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I was just starting having fun with haskell when I got stuck.

I'm trying to make my new data type (let's call it MyType) instance of the Read class. Mytype is a type constructor, so it takes another type as parameter. I wanted to write this kind of code

    instance (Read a) => Read (MyType a) where
        readsPrec _ r = [foo (read r :: a ), r]

but it gives me the following error

Could not deduce (Read a2) arising from a use of `read' from the context (Read a).

I thought that since a is Readable I could just infer it, but apparently I'm wrong. Any ideas?

EDIT: I have changed the previous code to

readsPrec _ r = [foo (read r :: a ), ""]

so if I type: read "myString" :: MyType a it works perfectly fine. Now I was hoping that if I would use read "myString" within a context, I shouldn't have to specify the type to read. But the problem is that with

bar (read myString) a

where bar:: MyType a -> a -> MyType a, I got Ambiguos variable type.

Is it possible to do something like that without getting that kind of error?

I hope it's clearer now, I'm trying to simplify the code but I hope I didn't omit anything crucial.

share|improve this question
Please give the type of foo here, just for completeness. – Joachim Breitner Nov 23 '12 at 8:51
foo, it's actually a parser, it's a bit more complicated in my code I was trying to simplify here. Now it actually compile even without the ScopedTypeVariables, but as you said in the other post I probably misunderstood the way readPresc works because now I got Exception: no parse When I try to read a string as MyType. – user1544128 Nov 23 '12 at 9:35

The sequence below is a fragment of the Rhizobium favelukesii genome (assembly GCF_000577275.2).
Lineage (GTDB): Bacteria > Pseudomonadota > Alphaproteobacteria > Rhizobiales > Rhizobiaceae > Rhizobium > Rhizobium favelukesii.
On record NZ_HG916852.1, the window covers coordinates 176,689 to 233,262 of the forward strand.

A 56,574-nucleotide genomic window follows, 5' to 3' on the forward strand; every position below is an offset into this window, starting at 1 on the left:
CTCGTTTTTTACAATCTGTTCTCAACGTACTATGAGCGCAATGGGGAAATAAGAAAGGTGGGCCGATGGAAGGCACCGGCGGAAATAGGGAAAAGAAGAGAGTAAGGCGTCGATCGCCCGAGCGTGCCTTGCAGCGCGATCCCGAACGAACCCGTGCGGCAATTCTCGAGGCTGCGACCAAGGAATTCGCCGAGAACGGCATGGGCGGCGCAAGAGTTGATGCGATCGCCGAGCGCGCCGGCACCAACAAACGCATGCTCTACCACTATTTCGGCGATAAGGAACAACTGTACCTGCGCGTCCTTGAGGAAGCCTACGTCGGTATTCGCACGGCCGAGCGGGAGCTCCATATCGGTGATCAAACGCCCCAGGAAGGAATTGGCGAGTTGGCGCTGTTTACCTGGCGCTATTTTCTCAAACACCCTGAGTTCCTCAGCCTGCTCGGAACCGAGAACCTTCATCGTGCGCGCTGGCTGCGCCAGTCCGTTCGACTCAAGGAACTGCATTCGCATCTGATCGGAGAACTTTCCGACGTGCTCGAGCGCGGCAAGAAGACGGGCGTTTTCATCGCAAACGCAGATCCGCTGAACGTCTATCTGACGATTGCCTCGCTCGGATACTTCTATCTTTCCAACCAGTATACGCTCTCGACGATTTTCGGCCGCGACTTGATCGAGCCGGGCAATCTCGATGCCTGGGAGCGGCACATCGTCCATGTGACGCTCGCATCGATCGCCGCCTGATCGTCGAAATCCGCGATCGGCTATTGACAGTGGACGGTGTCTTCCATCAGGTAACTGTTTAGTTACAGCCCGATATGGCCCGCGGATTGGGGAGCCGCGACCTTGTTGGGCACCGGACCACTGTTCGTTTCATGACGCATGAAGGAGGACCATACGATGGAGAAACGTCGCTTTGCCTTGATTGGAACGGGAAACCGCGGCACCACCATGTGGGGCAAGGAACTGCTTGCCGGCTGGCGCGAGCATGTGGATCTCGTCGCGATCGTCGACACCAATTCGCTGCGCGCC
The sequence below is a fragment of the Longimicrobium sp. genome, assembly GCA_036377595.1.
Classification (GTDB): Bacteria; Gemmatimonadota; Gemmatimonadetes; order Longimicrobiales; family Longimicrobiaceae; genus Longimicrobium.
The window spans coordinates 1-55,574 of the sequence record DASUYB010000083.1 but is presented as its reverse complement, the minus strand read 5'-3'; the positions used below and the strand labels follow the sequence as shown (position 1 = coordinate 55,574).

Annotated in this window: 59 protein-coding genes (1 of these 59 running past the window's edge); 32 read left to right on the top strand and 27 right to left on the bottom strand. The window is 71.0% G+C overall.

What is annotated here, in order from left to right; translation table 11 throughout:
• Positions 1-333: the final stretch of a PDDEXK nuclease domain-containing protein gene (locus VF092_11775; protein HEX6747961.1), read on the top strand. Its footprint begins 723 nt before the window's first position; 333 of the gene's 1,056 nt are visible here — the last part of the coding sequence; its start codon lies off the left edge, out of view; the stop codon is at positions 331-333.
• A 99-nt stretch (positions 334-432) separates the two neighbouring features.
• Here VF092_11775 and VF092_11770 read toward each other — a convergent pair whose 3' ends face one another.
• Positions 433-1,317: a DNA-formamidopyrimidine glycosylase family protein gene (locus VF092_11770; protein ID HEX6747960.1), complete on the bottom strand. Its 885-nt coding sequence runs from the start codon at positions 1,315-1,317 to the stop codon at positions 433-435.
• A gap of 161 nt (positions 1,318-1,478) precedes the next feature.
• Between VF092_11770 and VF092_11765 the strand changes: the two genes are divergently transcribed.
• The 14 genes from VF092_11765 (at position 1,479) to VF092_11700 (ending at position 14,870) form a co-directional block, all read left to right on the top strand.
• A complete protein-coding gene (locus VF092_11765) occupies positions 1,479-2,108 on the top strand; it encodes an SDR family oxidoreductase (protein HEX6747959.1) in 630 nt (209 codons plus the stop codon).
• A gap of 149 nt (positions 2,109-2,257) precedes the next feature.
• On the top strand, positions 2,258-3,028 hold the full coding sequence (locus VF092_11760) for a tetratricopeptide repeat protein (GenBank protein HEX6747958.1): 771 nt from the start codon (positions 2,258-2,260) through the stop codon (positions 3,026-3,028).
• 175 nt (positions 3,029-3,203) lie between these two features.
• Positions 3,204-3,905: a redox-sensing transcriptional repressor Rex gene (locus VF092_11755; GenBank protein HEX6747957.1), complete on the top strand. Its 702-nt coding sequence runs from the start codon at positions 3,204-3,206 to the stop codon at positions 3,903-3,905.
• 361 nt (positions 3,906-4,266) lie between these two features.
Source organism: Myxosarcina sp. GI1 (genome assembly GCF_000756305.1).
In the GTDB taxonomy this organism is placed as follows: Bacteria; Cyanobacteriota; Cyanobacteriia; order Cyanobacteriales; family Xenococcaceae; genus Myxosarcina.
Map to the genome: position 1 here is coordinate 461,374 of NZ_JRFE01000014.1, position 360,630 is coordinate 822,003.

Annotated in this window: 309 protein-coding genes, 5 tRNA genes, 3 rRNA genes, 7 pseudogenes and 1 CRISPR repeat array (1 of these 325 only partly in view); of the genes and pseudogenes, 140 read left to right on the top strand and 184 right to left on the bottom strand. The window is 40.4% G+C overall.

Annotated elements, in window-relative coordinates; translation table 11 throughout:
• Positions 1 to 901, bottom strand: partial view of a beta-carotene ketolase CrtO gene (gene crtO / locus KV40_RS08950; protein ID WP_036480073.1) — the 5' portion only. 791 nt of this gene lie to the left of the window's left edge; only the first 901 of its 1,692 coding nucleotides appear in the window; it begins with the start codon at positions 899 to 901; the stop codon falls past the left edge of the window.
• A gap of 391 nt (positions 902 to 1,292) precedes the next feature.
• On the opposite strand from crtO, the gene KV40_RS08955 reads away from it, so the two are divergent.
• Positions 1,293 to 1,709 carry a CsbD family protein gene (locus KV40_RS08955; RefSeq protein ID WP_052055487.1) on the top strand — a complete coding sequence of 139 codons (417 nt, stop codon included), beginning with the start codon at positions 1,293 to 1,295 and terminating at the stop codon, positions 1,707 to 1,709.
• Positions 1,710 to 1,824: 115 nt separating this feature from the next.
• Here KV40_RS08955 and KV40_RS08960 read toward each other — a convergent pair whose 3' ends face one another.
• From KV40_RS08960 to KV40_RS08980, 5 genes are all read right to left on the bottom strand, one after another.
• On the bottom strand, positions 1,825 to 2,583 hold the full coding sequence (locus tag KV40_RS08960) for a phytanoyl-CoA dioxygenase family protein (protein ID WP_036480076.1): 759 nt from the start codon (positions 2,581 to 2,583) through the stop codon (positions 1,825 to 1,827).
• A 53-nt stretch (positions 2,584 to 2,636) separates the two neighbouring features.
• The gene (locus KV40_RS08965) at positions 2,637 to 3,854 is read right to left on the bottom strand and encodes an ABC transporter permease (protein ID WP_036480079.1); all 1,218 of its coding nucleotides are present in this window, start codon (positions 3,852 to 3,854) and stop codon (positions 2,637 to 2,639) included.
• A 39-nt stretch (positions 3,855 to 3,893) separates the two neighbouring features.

ok so in my case to be correct should be [foo (read r :: a ), ""], hope will be helpful to some other newbies :) – user1544128 Nov 23 '12 at 10:58
Sorry, but I find your edit confusing. Can you rephrase that as a question? – Joachim Breitner Nov 23 '12 at 11:39
I rephrase it, I hope now it's clearer :) – user1544128 Nov 24 '12 at 17:35
up vote 7 down vote accepted

The code actually typechecks if written as

instance (Read a) => Read (MyType a) where
        readsPrec _ r = [(foo (read r),r)]

if foo has type a -> MyType a. The compiler can figure out from the expected type signature of readsPrec that the call to foo ought to return a MyType a, and hence (by the type of foo), the expression read r ought to have type a.

But why does it fail when you annotate that with :: a? Because type variables are local to the type signature they appear in. So the a there is totally unrelated to the a in the instance heade and with read r :: a you are actually saying: The expression read r can have any arbitrary type. But an arbitrary type has no Read instance, hence the error message. In the message, the compiler renamed the inner a to a2 to avoid a name clash.

Your code can work as expected, though, if you add {-# LANGUAGE ScopedTypeVariables #-} to the module header. Now, the a in read r :: a refers to the type of a in the instance header and all goes well.

Note that you are not using readsPrec correctly, but I guess that is not part of the question.

share|improve this answer
I added the ScopedTypeVariables and it actually compile, but when I try to read I got Exception: no parse. Could you explain what do you mean about the fact that I'm not using readsPrec correctly? I thought I just needed to return a list with 1 tuple with MyType and the parsed String but apparently I was wrong again. – user1544128 Nov 23 '12 at 9:21
You should not return the parsed String but rather what of the String is not parsed yet. Also, the list should contain all possible parses of the String (if there are several) and the empty list if there are none (and not an exception). In general, if you implement readsPrec, chances are hight that you should also use readsPrec for a. – Joachim Breitner Nov 23 '12 at 11:37

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